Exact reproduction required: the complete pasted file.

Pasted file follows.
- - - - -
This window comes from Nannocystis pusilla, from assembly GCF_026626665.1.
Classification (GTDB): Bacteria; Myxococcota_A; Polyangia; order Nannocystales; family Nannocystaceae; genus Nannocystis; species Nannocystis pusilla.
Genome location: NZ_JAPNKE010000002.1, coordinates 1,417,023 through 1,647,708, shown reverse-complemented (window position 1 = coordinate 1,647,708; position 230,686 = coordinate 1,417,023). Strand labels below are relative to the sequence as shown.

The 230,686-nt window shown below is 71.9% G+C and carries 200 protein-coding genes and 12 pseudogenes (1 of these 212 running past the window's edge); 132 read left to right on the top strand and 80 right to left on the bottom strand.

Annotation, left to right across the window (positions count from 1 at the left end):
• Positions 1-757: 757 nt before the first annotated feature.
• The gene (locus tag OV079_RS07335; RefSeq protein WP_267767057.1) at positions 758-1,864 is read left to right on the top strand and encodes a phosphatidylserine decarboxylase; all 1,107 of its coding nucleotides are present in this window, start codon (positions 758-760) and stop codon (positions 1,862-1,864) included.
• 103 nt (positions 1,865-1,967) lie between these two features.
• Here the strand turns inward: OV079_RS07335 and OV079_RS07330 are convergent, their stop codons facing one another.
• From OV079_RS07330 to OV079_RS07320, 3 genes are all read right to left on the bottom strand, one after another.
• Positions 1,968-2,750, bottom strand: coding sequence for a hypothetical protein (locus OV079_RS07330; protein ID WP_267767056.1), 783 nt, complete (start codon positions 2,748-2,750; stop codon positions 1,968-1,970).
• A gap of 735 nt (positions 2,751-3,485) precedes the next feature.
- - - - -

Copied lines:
This window comes from Nannocystis pusilla, from assembly GCF_026626665.1.
Classification (GTDB): Bacteria; Myxococcota_A; Polyangia; order Nannocystales; family Nannocystaceae; genus Nannocystis; species Nannocystis pusilla.
Genome location: NZ_JAPNKE010000002.1, coordinates 1,417,023 through 1,647,708, shown reverse-complemented (window position 1 = coordinate 1,647,708; position 230,686 = coordinate 1,417,023). Strand labels below are relative to the sequence as shown.

The 230,686-nt window shown below is 71.9% G+C and carries 200 protein-coding genes and 12 pseudogenes (1 of these 212 running past the window's edge); 132 read left to right on the top strand and 80 right to left on the bottom strand.

Annotation, left to right across the window (positions count from 1 at the left end):
• Positions 1-757: 757 nt before the first annotated feature.
• The gene (locus tag OV079_RS07335; RefSeq protein WP_267767057.1) at positions 758-1,864 is read left to right on the top strand and encodes a phosphatidylserine decarboxylase; all 1,107 of its coding nucleotides are present in this window, start codon (positions 758-760) and stop codon (positions 1,862-1,864) included.
• 103 nt (positions 1,865-1,967) lie between these two features.
• Here the strand turns inward: OV079_RS07335 and OV079_RS07330 are convergent, their stop codons facing one another.
• From OV079_RS07330 to OV079_RS07320, 3 genes are all read right to left on the bottom strand, one after another.
• Positions 1,968-2,750, bottom strand: coding sequence for a hypothetical protein (locus OV079_RS07330; protein ID WP_267767056.1), 783 nt, complete (start codon positions 2,748-2,750; stop codon positions 1,968-1,970).
• A gap of 735 nt (positions 2,751-3,485) precedes the next feature.